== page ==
Separation anxiety

From time to time, it becomes clear that a developmental hurdle didn’t get cleared. I dissociated the distress, but I didn’t master it.

In grieving, I noticed the little ones hadn’t grasped the fact that there are limits in life. There are things human beings can’t do. Not just things they won’t do, but things they can’t do. Like bring the dead to life again. There was a lot of fist-pounding over this and it took a while, but I think they get it now.

I think they (I) didn’t clear separation anxiety either. I think we never got to a point where a mental image of a caregiver was comforting enough that we could stop having meltdowns over her absence. We didn’t get there, I think, because the separations were so traumatic and they needed so much more soothing than a normal separation.

My natural mother was not reliably soothing and it does seem to me now that being placed in care severed that attachment permanently. I was taken away from my foster parents with no warning and no ongoing connection afterwards. And Natalya I kept being forced to leave without any assurance as to when I would see her again or any space to acknowledge her as an important figure during her absence.

So separation is an important part of the trauma. It’s not a violent trauma. It’s an internal trauma—it’s simply an intense feeling I couldn’t manage independently and had no help with.

It’s a big part of my life now. The twins miss Nata. They miss her quite frequently. A mental image isn’t strong enough yet to be enough. It helps slightly—not nearly enough to be worth doing if I have other options.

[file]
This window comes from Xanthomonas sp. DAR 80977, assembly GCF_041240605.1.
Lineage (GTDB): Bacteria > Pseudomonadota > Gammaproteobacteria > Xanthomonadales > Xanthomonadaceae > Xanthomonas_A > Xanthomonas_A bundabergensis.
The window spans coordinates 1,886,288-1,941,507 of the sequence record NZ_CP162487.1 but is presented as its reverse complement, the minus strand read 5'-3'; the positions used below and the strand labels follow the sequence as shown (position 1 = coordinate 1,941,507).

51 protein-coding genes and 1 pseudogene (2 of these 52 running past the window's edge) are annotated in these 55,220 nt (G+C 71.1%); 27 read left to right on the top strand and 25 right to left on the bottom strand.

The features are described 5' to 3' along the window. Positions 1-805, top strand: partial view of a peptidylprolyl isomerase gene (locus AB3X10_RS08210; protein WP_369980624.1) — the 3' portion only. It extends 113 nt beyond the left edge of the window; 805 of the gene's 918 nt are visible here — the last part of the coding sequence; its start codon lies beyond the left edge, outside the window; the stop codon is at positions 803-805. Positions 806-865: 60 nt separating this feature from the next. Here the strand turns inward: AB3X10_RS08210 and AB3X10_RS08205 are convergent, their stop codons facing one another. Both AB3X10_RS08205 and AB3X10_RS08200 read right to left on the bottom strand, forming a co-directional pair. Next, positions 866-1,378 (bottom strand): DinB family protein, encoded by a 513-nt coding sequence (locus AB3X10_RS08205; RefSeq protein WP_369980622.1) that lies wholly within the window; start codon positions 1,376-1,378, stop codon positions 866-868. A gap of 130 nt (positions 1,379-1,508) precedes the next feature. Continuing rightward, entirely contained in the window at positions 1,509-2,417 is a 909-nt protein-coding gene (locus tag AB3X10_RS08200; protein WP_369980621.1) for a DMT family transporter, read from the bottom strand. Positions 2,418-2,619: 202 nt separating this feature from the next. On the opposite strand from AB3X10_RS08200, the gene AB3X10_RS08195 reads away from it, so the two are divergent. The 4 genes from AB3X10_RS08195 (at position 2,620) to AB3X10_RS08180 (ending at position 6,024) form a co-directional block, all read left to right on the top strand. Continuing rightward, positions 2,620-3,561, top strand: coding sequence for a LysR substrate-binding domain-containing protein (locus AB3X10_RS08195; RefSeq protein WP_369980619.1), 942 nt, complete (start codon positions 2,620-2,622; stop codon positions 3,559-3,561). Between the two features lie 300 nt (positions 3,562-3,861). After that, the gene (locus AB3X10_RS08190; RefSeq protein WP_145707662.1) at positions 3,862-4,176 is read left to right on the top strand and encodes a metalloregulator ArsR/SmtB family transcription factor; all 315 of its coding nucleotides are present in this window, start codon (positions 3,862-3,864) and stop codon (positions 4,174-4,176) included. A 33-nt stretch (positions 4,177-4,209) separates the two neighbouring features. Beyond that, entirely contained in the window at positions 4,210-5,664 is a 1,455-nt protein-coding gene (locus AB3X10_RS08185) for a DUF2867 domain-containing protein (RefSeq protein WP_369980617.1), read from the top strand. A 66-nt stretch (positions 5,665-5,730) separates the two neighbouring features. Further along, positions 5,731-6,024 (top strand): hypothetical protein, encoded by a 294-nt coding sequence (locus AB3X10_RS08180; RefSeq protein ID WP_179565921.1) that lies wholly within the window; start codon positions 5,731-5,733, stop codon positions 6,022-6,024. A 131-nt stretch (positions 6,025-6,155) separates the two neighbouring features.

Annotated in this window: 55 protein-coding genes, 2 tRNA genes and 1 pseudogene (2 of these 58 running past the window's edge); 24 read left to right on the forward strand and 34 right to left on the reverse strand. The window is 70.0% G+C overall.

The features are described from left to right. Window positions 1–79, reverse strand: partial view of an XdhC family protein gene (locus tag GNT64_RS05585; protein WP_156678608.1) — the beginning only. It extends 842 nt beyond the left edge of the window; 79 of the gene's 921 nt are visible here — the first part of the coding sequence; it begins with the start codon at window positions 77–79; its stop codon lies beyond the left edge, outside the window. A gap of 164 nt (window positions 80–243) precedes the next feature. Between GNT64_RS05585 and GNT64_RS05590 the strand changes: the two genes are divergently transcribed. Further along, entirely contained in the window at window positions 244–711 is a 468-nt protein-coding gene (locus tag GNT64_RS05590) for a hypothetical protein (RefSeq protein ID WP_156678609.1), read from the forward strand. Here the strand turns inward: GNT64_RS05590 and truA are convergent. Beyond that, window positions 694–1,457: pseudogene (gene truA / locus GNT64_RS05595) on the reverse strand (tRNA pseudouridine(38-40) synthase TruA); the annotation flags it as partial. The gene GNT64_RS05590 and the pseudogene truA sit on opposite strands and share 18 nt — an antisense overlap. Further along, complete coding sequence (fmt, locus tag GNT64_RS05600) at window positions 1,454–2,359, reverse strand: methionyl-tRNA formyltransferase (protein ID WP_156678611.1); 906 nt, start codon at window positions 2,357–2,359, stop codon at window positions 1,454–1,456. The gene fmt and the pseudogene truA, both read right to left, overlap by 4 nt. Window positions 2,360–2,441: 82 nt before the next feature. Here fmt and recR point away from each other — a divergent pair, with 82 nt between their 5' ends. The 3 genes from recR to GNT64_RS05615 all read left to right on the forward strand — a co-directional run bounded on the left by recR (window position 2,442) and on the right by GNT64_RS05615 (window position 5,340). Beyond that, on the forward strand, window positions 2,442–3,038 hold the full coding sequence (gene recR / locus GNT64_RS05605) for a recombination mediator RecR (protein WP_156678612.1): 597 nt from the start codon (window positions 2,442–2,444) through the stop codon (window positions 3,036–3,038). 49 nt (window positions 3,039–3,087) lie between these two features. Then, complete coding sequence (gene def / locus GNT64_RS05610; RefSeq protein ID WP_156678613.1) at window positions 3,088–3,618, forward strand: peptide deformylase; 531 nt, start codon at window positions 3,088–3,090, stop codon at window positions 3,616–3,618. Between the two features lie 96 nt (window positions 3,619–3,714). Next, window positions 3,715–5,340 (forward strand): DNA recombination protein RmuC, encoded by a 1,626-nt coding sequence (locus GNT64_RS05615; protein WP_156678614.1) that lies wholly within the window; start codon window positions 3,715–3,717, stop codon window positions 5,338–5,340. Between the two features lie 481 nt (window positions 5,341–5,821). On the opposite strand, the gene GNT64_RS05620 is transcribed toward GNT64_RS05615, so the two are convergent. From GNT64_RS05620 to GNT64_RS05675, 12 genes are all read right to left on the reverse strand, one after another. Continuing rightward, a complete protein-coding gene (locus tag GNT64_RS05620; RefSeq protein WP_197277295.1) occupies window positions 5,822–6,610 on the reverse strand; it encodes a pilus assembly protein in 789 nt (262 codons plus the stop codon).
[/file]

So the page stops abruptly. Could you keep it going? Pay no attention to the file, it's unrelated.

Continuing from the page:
If I am at home, I go hug a rolled-up blanket. This is reminiscent of the way Nata held me when I was small and tired or sick or in pain—with my head on her shoulder—and it is totally magic. Like the brakes have suddenly been engaged. Everything inside relaxes. But I have to do it 20 times a day, and it’s hard to stay patient. It’s hard to remember I needed this. I needed someone to be there and no one was. I needed it more because I was deeply traumatized and there was so much more anguish to soothe. I needed the grownups to help me feel safe, and they didn’t. So I have to do it now, and it doesn’t happen in a day or two or even a few weeks. It can take quite a long time.

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6 thoughts on “Separation anxiety

  1. Ellen March 30, 2015 / 7:38 am

    I really like how you find ways to comfort the small traumatized parts of you. For me, I tend to get angry that so much is needed. Providing that care is so much better and kinder.

    • Ashana M March 30, 2015 / 8:06 am

      Thank you. It’s hard. I get frustrated sometimes too. I think it helps that I worked in a preschool in college and I work at an elementary school now, so I see how much little ones need. And traumatized little ones need even more. There is a certain amount of negotiation involved. As in, I would like to finish this. Can you wait? Or do you need to go hug the blankie now? And also a certain amount of appealing for help. After a certain age, they do really take pride in being able to help out. They aren’t really there yet, but they do like to be a part of things. In the workweek, they understand they need to try to be quiet so I can do my job. In between classes is when I get all the sadness and verge-of-a-meltdown stuff.

  2. Tournesol (Clr) March 30, 2015 / 10:31 am

    What a poignant post!! “like the brakes have finally been engaged”…this image explains so well the power of self-soothing. Thank you for sharing. Your journey helps me understand better as I work with youths…blessings x

    • Ashana M March 30, 2015 / 12:00 pm

      Thank you. I’m glad it helps.

  3. Cat's Meow March 31, 2015 / 12:40 am

    It makes perfect sense that you wouldn’t have been able to work through separation anxiety. 😦 I’m glad that you can do it for yourself now, but ugh, huh? Living through feeling it and soothing these sorts of feelings over and over and over is just exhausting.

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